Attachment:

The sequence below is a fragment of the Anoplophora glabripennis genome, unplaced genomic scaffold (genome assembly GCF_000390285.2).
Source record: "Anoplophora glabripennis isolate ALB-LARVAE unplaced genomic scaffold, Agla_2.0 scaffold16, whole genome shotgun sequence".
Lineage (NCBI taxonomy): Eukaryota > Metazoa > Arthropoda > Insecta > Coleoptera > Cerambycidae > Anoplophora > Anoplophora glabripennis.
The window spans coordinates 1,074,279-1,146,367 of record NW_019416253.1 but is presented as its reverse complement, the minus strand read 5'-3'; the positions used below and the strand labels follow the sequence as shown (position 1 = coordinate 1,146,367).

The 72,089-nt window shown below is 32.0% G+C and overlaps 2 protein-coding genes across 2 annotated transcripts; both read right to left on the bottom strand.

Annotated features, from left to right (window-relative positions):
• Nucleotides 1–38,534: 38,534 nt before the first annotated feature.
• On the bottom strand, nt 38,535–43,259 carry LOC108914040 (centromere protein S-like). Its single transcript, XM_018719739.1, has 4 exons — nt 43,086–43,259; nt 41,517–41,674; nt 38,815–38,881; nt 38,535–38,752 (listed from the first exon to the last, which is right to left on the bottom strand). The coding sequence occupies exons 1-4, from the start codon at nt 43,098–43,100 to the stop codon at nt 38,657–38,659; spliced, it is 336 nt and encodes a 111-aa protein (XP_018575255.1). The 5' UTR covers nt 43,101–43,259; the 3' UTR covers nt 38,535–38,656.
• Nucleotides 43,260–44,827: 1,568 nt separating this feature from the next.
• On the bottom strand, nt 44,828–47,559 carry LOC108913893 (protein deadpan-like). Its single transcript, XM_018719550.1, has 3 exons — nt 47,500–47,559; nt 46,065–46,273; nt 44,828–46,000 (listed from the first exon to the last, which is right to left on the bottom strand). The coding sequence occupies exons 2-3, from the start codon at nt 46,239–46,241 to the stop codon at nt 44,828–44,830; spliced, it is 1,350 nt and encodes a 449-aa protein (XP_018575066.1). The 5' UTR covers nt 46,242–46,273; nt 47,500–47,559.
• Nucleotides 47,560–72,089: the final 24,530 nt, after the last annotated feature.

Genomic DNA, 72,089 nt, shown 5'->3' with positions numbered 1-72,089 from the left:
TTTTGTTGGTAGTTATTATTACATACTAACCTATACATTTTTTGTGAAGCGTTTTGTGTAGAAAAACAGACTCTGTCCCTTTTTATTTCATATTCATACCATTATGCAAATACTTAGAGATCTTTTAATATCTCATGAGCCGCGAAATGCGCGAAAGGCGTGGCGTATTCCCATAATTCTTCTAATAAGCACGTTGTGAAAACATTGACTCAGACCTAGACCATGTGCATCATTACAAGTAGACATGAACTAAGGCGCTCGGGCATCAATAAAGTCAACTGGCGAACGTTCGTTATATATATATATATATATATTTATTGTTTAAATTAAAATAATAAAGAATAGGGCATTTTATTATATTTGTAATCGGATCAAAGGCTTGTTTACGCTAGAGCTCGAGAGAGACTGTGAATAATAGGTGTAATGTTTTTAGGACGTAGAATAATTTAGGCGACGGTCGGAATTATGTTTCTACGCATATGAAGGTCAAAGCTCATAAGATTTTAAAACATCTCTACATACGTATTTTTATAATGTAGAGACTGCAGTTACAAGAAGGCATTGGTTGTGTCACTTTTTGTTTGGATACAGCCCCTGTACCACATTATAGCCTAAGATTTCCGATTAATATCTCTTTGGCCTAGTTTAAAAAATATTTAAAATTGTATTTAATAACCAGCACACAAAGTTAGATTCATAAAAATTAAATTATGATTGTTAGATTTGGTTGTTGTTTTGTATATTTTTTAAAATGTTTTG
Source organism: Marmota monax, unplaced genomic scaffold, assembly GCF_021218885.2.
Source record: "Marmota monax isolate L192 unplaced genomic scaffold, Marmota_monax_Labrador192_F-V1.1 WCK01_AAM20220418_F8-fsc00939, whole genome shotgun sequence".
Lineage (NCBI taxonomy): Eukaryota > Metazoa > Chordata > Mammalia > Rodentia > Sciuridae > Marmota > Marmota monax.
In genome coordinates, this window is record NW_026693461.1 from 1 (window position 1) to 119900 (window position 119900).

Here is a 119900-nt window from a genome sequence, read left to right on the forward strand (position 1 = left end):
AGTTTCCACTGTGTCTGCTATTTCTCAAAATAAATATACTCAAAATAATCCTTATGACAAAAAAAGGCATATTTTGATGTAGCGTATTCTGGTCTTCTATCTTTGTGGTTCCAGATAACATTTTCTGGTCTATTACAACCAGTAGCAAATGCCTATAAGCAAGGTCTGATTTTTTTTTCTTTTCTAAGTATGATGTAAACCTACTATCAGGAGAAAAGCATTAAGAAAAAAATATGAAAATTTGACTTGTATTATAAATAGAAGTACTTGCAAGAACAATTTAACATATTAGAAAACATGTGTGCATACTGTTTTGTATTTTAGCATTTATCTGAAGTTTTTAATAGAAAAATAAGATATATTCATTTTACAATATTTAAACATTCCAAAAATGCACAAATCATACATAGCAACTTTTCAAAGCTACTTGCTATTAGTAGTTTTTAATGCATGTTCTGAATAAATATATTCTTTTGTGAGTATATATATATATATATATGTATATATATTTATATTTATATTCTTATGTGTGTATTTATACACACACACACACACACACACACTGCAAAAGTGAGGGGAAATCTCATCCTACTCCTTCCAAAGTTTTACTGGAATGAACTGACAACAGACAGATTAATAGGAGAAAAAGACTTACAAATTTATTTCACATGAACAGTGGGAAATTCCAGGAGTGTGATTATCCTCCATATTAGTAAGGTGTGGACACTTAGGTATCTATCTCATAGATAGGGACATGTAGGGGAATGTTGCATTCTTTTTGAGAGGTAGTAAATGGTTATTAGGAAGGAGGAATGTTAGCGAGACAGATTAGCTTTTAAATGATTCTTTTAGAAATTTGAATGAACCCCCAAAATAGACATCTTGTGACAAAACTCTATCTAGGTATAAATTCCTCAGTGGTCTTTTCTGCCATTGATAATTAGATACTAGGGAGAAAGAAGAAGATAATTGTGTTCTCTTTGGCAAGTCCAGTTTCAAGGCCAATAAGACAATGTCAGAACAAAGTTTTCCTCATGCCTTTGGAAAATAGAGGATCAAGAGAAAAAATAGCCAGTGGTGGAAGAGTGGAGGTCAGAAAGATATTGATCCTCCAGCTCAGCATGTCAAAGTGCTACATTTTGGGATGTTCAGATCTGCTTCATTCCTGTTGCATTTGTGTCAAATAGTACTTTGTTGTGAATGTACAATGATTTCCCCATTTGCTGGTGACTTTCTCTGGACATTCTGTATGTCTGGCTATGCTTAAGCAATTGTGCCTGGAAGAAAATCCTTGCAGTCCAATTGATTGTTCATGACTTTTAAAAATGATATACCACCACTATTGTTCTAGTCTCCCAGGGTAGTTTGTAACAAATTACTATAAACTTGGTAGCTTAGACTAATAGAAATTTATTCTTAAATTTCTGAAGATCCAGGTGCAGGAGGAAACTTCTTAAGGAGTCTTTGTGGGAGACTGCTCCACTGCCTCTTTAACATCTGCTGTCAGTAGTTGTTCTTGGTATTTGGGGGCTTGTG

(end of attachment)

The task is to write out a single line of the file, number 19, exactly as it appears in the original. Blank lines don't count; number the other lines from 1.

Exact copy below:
AGTTTCCACTGTGTCTGCTATTTCTCAAAATAAATATACTCAAAATAATCCTTATGACAAAAAAAGGCATATTTTGATGTAGCGTATTCTGGTCTTCTATCTTTGTGGTTCCAGATAACATTTTCTGGTCTATTACAACCAGTAGCAAATGCCTATAAGCAAGGTCTGATTTTTTTTTCTTTTCTAAGTATGATGTAAACCTACTATCAGGAGAAAAGCATTAAGAAAAAAATATGAAAATTTGACTTGTATTATAAATAGAAGTACTTGCAAGAACAATTTAACATATTAGAAAACATGTGTGCATACTGTTTTGTATTTTAGCATTTATCTGAAGTTTTTAATAGAAAAATAAGATATATTCATTTTACAATATTTAAACATTCCAAAAATGCACAAATCATACATAGCAACTTTTCAAAGCTACTTGCTATTAGTAGTTTTTAATGCATGTTCTGAATAAATATATTCTTTTGTGAGTATATATATATATATATATGTATATATATTTATATTTATATTCTTATGTGTGTATTTATACACACACACACACACACACACACTGCAAAAGTGAGGGGAAATCTCATCCTACTCCTTCCAAAGTTTTACTGGAATGAACTGACAACAGACAGATTAATAGGAGAAAAAGACTTACAAATTTATTTCACATGAACAGTGGGAAATTCCAGGAGTGTGATTATCCTCCATATTAGTAAGGTGTGGACACTTAGGTATCTATCTCATAGATAGGGACATGTAGGGGAATGTTGCATTCTTTTTGAGAGGTAGTAAATGGTTATTAGGAAGGAGGAATGTTAGCGAGACAGATTAGCTTTTAAATGATTCTTTTAGAAATTTGAATGAACCCCCAAAATAGACATCTTGTGACAAAACTCTATCTAGGTATAAATTCCTCAGTGGTCTTTTCTGCCATTGATAATTAGATACTAGGGAGAAAGAAGAAGATAATTGTGTTCTCTTTGGCAAGTCCAGTTTCAAGGCCAATAAGACAATGTCAGAACAAAGTTTTCCTCATGCCTTTGGAAAATAGAGGATCAAGAGAAAAAATAGCCAGTGGTGGAAGAGTGGAGGTCAGAAAGATATTGATCCTCCAGCTCAGCATGTCAAAGTGCTACATTTTGGGATGTTCAGATCTGCTTCATTCCTGTTGCATTTGTGTCAAATAGTACTTTGTTGTGAATGTACAATGATTTCCCCATTTGCTGGTGACTTTCTCTGGACATTCTGTATGTCTGGCTATGCTTAAGCAATTGTGCCTGGAAGAAAATCCTTGCAGTCCAATTGATTGTTCATGACTTTTAAAAATGATATACCACCACTATTGTTCTAGTCTCCCAGGGTAGTTTGTAACAAATTACTATAAACTTGGTAGCTTAGACTAATAGAAATTTATTCTTAAATTTCTGAAGATCCAGGTGCAGGAGGAAACTTCTTAAGGAGTCTTTGTGGGAGACTGCTCCACTGCCTCTTTAACATCTGCTGTCAGTAGTTGTTCTTGGTATTTGGGGGCTTGTG